Marzia was fearless, fully composed, gritty, emphatic about what needed to be done to achieve women’s rights in Afghanistan. In short, a thoroughly modern Afghan woman.
We were in the courtyard of a secure compound in the heart of Kabul, Afghanistan’s capital, behind a 15-foot wall topped by barbed wire — armed guards only a few metres away. Helicopters flew low overhead, and Marzia paused in mid-sentence in her interview with correspondent Mellissa Fung to let the choppers pass.
The interview over, I approached her to say “thank you” and I reached out to shake her hand.
Instinctively Marzia pulled back. “I cannot shake your hand,” she said. She could see my confusion. She smiled, shrugged apologetically, and I absorbed my first lesson in Islamic gender culture: men and women as a rule do not touch one another, unless they are husband and wife or family, or unless there is an urgent reason for contact. Otherwise, a casual touch is a violation of personal space, an act of immodesty.
There is some sacred writing in Islam that quotes the Prophet, to the effect that “it is better to be stabbed in the head with an iron needle” than to touch the hand of a woman who is “not permissible to you.”
In the West, it’s called haptics—non-verbal communication using touch. A handshake, a hand on the shoulder, grasping somebody’s elbow — all actions we take for granted, forgetting how powerful they are as forms of expression. In some Eastern cultures, however, this kind of touch is a gesture of extreme intimacy.
Haptics can take some wonderful forms. Years ago, in south Sudan, I met a tribal chief who greeted visitors by spitting lightly on their foreheads, and then gently rubbing the spittle in their hair. It’s a gesture of benevolence and respect, in a culture where any moisture is precious. “Here, I share my water with you.”
I guess that, having my handshake rejected in Kabul, I could have fulminated about how patriarchy in Islamic countries casts women as inferiors and renders them untouchable. But having met Marzia, I know that would have been a big mistake. There wasn’t an inferior bone in her body.
An appreciation of haptics across different cultures: Something every traveler should carry in his or her kit bag.
An ultra-marathon in a nation at war
Dave, our host in Kabul, is a high-achieving athlete. He’s planning a charity event—a 100-kilometre 24-hour ultra-marathon to raise money for a young Afghan girl with a rare blood disease. The BBC will be there, along with local television.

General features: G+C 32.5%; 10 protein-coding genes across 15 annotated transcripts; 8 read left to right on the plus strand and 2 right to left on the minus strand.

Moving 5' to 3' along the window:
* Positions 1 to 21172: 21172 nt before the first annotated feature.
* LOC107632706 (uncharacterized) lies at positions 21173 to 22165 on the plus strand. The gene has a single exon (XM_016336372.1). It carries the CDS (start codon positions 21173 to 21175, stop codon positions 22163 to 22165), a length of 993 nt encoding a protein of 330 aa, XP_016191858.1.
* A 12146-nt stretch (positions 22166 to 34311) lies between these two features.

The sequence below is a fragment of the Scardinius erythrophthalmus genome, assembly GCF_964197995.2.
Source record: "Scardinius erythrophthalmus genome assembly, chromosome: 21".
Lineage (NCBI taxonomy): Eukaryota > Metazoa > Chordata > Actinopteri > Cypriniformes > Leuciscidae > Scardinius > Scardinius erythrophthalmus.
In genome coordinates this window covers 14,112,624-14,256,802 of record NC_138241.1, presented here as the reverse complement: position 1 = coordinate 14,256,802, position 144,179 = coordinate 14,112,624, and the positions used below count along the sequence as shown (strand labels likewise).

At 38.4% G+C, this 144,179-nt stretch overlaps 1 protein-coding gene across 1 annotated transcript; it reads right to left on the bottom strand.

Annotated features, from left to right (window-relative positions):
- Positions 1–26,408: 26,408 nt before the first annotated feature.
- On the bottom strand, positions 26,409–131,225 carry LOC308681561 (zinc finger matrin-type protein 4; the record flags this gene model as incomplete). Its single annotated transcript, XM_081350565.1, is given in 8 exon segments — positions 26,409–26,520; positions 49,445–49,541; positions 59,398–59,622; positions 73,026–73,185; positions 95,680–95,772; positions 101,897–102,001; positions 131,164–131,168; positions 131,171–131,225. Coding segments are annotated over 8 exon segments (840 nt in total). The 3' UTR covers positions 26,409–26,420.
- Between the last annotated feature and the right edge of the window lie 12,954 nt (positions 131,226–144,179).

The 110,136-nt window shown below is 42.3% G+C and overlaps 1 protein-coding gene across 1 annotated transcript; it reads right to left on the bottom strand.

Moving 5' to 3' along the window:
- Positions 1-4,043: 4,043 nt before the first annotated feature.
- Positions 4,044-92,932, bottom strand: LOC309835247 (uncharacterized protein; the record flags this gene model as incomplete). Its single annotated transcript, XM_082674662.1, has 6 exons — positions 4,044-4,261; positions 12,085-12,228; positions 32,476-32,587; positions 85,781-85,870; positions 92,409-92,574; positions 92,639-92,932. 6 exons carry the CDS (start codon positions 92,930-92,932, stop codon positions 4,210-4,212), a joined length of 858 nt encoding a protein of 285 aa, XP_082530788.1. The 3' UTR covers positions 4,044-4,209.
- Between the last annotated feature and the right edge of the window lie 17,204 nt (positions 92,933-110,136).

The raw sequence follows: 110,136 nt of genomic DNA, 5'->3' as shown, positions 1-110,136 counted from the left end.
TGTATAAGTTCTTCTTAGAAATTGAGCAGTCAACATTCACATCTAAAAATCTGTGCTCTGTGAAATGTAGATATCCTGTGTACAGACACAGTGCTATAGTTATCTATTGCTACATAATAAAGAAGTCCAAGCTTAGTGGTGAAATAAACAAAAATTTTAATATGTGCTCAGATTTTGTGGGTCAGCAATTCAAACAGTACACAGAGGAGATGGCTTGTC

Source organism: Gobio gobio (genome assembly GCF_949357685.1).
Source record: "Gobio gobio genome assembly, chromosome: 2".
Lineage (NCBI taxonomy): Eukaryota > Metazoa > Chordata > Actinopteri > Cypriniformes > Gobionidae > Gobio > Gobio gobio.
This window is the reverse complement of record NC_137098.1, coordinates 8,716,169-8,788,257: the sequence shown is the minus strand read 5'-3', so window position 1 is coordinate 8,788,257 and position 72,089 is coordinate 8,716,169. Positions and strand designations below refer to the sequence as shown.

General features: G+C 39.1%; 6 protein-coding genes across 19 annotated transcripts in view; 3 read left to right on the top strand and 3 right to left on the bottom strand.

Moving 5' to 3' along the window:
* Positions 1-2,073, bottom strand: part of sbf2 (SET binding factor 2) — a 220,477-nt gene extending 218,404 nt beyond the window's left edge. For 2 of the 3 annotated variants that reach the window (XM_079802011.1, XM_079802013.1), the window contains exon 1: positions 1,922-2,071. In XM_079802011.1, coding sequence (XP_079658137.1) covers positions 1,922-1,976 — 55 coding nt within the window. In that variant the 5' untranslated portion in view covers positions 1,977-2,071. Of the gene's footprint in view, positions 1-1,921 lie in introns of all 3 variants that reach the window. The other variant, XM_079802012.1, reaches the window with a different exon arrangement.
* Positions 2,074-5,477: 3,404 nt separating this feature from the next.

Do I want to see the course? I certainly do. I imagine a drive into the country, through mountain passes populated by shepherds with Kalashnikovs. Imagine that. An ultra-marathon in a nation at war, where IED explosions and suicide attacks and kidnappings are an everyday occurrence! What kind of madness is this?
“Come with me,” Dave said. He’s carrying an armful of coloured plastic cones, and he starts placing them at intervals around the courtyard of the compound where we are staying. Then, he leads me through a doorway, and up five flights of stairs of the main building. Then down a long hallway, through a room, and back down five flights of stairs, and back around the parking lot and around the courtyard again
It’s an ultra-marathon inside a security cocoon. Total distance of the course: 875 metres. One hundred and fourteen circuits of 875 metres in a walled compound in the heart of Kabul equals 100 kilometres. Was I up for it?
Sorry Dave. I left my running shoes at home.
“Our drivers are trained to use their vehicles as a weapon.”
That’s meant to be reassuring as you’re driving down a dark highway in eastern Afghanistan, in a region known for Taliban and so-called Islamic State activity. It isn’t reassuring. After all, I’m inside this weapon. And this weapon isn’t bulletproof.
Our security consultant, however, looks bulletproof and that is reassuring. Ex-military. Taciturn. Yoke-like shoulders and jaw like a brick. He doesn’t tell you: “I wouldn’t go down that road if I were you.” He says: “You’re not going there. Period.” You don’t argue with a guy who emailed you a security advisory this morning that began: “INS have reportedly facilitated a number of suicide attackers into Kabul . . .” INS stands for insurgents. Everybody knows that means Taliban.
At night we sleep behind an iron door that could stop a truck. In the event that someone is able to penetrate the 15-foot walls, there are two “safe haven” rooms within easy reach. If we want to leave the compound, a reconnaissance team scouts out our destination beforehand to make sure it’s safe.
I find a Western-style grocery store with an ATM. I walk through a checkpoint, and I’m carefully frisked. Why the fuss, I ask my security guy? “This is the finest supermarket,” I’m told. “Four years ago, a suicide bomber came in here and blew himself up. Eight people killed. Two Canadians injured.”
The Taliban said they were targeting “foreign occupiers.” I guess that could include me. I quickly climb back into the vehicle. My weapon.
16×9’s “Losing Afghanistan” airs Saturday, Dec. 12, 2015 at 7pm.